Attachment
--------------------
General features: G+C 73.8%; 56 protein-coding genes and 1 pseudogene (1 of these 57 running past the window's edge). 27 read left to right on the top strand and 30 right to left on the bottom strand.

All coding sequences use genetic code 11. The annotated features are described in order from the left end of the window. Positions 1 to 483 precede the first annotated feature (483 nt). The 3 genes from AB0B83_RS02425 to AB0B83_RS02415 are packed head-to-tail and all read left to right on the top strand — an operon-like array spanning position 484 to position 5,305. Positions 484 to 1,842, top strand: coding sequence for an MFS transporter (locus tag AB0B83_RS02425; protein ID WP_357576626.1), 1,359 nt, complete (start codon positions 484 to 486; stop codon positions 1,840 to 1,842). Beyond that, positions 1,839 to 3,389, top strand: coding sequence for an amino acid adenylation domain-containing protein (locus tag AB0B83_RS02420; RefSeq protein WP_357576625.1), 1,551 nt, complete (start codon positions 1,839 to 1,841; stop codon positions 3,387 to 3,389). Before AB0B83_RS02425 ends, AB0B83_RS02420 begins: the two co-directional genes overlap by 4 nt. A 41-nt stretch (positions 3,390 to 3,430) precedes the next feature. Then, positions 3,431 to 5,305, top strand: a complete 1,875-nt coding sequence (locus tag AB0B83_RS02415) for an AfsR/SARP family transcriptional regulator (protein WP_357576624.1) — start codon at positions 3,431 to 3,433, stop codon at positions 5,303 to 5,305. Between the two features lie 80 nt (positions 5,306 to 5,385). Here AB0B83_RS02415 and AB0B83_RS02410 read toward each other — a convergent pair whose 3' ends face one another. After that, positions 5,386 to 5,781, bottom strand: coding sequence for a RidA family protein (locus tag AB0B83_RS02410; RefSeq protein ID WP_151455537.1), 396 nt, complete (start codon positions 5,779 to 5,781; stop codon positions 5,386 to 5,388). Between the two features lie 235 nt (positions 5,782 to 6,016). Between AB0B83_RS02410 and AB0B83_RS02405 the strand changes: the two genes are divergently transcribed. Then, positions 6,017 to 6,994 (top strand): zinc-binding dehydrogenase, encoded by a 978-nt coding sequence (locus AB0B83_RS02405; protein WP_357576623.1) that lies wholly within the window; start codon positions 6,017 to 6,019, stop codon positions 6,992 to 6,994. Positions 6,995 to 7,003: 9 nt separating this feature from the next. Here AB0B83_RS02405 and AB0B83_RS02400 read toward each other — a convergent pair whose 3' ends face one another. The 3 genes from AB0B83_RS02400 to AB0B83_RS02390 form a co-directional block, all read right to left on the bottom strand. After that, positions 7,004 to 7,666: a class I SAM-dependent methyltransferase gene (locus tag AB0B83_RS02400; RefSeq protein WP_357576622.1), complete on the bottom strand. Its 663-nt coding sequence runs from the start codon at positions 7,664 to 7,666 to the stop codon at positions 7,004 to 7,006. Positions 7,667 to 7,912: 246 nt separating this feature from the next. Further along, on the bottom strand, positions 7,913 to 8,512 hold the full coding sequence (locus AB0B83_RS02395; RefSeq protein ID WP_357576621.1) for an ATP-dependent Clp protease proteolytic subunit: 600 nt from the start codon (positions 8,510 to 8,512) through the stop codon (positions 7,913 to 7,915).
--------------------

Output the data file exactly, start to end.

General features: G+C 73.8%; 56 protein-coding genes and 1 pseudogene (1 of these 57 running past the window's edge). 27 read left to right on the top strand and 30 right to left on the bottom strand.

All coding sequences use genetic code 11. The annotated features are described in order from the left end of the window. Positions 1 to 483 precede the first annotated feature (483 nt). The 3 genes from AB0B83_RS02425 to AB0B83_RS02415 are packed head-to-tail and all read left to right on the top strand — an operon-like array spanning position 484 to position 5,305. Positions 484 to 1,842, top strand: coding sequence for an MFS transporter (locus tag AB0B83_RS02425; protein ID WP_357576626.1), 1,359 nt, complete (start codon positions 484 to 486; stop codon positions 1,840 to 1,842). Beyond that, positions 1,839 to 3,389, top strand: coding sequence for an amino acid adenylation domain-containing protein (locus tag AB0B83_RS02420; RefSeq protein WP_357576625.1), 1,551 nt, complete (start codon positions 1,839 to 1,841; stop codon positions 3,387 to 3,389). Before AB0B83_RS02425 ends, AB0B83_RS02420 begins: the two co-directional genes overlap by 4 nt. A 41-nt stretch (positions 3,390 to 3,430) precedes the next feature. Then, positions 3,431 to 5,305, top strand: a complete 1,875-nt coding sequence (locus tag AB0B83_RS02415) for an AfsR/SARP family transcriptional regulator (protein WP_357576624.1) — start codon at positions 3,431 to 3,433, stop codon at positions 5,303 to 5,305. Between the two features lie 80 nt (positions 5,306 to 5,385). Here AB0B83_RS02415 and AB0B83_RS02410 read toward each other — a convergent pair whose 3' ends face one another. After that, positions 5,386 to 5,781, bottom strand: coding sequence for a RidA family protein (locus tag AB0B83_RS02410; RefSeq protein ID WP_151455537.1), 396 nt, complete (start codon positions 5,779 to 5,781; stop codon positions 5,386 to 5,388). Between the two features lie 235 nt (positions 5,782 to 6,016). Between AB0B83_RS02410 and AB0B83_RS02405 the strand changes: the two genes are divergently transcribed. Then, positions 6,017 to 6,994 (top strand): zinc-binding dehydrogenase, encoded by a 978-nt coding sequence (locus AB0B83_RS02405; protein WP_357576623.1) that lies wholly within the window; start codon positions 6,017 to 6,019, stop codon positions 6,992 to 6,994. Positions 6,995 to 7,003: 9 nt separating this feature from the next. Here AB0B83_RS02405 and AB0B83_RS02400 read toward each other — a convergent pair whose 3' ends face one another. The 3 genes from AB0B83_RS02400 to AB0B83_RS02390 form a co-directional block, all read right to left on the bottom strand. After that, positions 7,004 to 7,666: a class I SAM-dependent methyltransferase gene (locus tag AB0B83_RS02400; RefSeq protein WP_357576622.1), complete on the bottom strand. Its 663-nt coding sequence runs from the start codon at positions 7,664 to 7,666 to the stop codon at positions 7,004 to 7,006. Positions 7,667 to 7,912: 246 nt separating this feature from the next. Further along, on the bottom strand, positions 7,913 to 8,512 hold the full coding sequence (locus AB0B83_RS02395; RefSeq protein ID WP_357576621.1) for an ATP-dependent Clp protease proteolytic subunit: 600 nt from the start codon (positions 8,510 to 8,512) through the stop codon (positions 7,913 to 7,915).